Allan Scahill's County Mayo, Lancashire and Cheshire Roots

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The History And Origin Of The Scahill Name

The Scahill Name History Certificate

The Irish surname Scahill is an anglicized form of the Gaelic MacScaithghil. The prefix “mac” signifies “son of” and indicates the patronymic origin for the name, while the first name is probably derived from ”scaith geal”, meaning bright flower.

Variants of the Scahill name are:

Sahil, Scahail, Scahal, Scahaill, Scahall, Scaheil, Scaheill, Scahel, Scahhil, Scahhill, Scahil, Scail, Scarhill, Scarles, Schaill, Schahill, Seahil, Sehill, Seahill, Shahill, Skahell, Skahil, Skahile, Skahill, Skaehil, Skaehill, Skehel, Skehill, Skilhill.

The MacScahill sect was located in east Galway and the name is now found there and in County Mayo in small numbers.

Excerpt from the book by Dr. Edward MacLysaght "MORE IRISH FAMILIES" 1982:

O'Dugan in his topographical poem, written about 1365, refers to Mac Sgaithghil (i.e. Mac Scahill) as "of beautiful studs" and as "over Corca Mogha" (i.e. Corcamoe which may be equated with the present parish of Kilkerrin in east Galway), but it is recorded elsewhere that they were dispossessed of this territory by the Concannons before 1170.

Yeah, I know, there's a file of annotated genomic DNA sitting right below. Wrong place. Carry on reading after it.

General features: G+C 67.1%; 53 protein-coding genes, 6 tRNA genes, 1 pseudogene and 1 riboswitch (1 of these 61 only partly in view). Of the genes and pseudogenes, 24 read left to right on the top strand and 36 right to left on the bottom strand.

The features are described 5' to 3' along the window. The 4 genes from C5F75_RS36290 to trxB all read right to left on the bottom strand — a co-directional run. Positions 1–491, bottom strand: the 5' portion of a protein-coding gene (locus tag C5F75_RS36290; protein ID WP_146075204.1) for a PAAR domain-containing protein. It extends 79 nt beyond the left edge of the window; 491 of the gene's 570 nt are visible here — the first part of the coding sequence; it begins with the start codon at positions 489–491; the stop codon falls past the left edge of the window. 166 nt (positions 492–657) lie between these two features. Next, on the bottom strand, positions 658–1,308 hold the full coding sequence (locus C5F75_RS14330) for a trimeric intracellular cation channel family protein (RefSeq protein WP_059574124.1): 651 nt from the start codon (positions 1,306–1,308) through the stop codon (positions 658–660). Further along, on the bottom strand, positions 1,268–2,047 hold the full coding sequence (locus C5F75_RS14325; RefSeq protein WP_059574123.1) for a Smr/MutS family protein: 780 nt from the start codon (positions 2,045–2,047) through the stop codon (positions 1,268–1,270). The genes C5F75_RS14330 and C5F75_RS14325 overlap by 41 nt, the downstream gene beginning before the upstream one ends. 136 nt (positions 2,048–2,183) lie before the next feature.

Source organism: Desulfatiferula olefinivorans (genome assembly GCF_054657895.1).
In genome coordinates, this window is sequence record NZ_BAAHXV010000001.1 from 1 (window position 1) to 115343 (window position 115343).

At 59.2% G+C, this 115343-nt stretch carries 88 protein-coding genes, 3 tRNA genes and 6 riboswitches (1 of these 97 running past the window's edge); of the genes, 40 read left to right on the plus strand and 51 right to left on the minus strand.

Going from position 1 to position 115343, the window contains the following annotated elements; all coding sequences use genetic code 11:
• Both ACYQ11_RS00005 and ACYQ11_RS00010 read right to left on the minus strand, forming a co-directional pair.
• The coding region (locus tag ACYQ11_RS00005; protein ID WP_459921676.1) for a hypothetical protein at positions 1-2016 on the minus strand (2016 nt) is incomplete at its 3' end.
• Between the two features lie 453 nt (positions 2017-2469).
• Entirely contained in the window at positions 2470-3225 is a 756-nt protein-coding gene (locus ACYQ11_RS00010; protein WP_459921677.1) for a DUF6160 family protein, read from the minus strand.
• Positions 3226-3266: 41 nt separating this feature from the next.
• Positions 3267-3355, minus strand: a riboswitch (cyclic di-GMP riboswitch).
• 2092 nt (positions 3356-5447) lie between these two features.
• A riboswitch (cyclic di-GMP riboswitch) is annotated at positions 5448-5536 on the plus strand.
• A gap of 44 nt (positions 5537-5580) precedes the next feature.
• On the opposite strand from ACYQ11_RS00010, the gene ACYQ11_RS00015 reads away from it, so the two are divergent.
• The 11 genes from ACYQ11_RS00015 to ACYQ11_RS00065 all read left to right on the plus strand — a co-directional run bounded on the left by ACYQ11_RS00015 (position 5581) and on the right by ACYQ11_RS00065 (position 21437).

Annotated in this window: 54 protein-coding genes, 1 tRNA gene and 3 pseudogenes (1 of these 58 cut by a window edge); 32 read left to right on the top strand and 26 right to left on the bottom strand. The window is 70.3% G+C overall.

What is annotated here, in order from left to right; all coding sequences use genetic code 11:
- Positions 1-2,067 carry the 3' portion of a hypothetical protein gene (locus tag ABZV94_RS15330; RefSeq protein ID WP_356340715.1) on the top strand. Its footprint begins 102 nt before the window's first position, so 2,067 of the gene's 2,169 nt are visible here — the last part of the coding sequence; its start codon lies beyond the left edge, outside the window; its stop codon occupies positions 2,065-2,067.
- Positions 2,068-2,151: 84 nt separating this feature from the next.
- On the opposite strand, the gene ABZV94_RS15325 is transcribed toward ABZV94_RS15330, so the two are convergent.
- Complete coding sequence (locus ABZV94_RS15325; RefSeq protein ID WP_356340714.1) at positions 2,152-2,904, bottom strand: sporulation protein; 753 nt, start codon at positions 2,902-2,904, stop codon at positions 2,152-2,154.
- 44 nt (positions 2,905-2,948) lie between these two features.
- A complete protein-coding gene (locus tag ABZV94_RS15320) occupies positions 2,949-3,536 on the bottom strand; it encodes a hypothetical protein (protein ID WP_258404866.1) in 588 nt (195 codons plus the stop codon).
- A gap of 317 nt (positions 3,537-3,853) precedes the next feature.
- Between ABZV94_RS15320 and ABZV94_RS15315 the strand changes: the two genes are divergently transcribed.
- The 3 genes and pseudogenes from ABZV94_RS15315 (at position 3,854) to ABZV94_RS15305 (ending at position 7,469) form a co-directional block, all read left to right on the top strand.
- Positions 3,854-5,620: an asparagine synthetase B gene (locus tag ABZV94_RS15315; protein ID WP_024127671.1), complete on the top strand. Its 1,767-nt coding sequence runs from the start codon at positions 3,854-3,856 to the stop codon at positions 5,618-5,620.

The prefix "O" (i.e. grandson of or descendant) was sometimes used with this name, but both prefixes have by now fallen into disuse.

In general, Gaelic prefixes, which date from the tenth century, tended to be discarded from the seventeenth century, a time of religious and cultural persecution and of renewed colonization by England, despite a revival of sorts in the late nineteenth century under the auspices of the Gaelic league, there are still, even today, a number of surnames where the prefix is rarely, if ever, seen.

To conclude, this surname has been equated, albeit wrongly, with Cahill from time to time so that it is possible that some Cahill's were Scahill's.

Dr. Edward MacLysaght 1887-1986.

Dr. Edward MacLysaght was once the Chief Herald of Ireland.

As a historian and author he wrote 15 books in both Irish and English and edited over 60.

He was acknowledged in his time as the foremost family historian in Ireland. His diversity has led him to be remembered for many different things and for being the Chief Herald of Ireland.

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Updated By Allan Scahill On December 19, 2008
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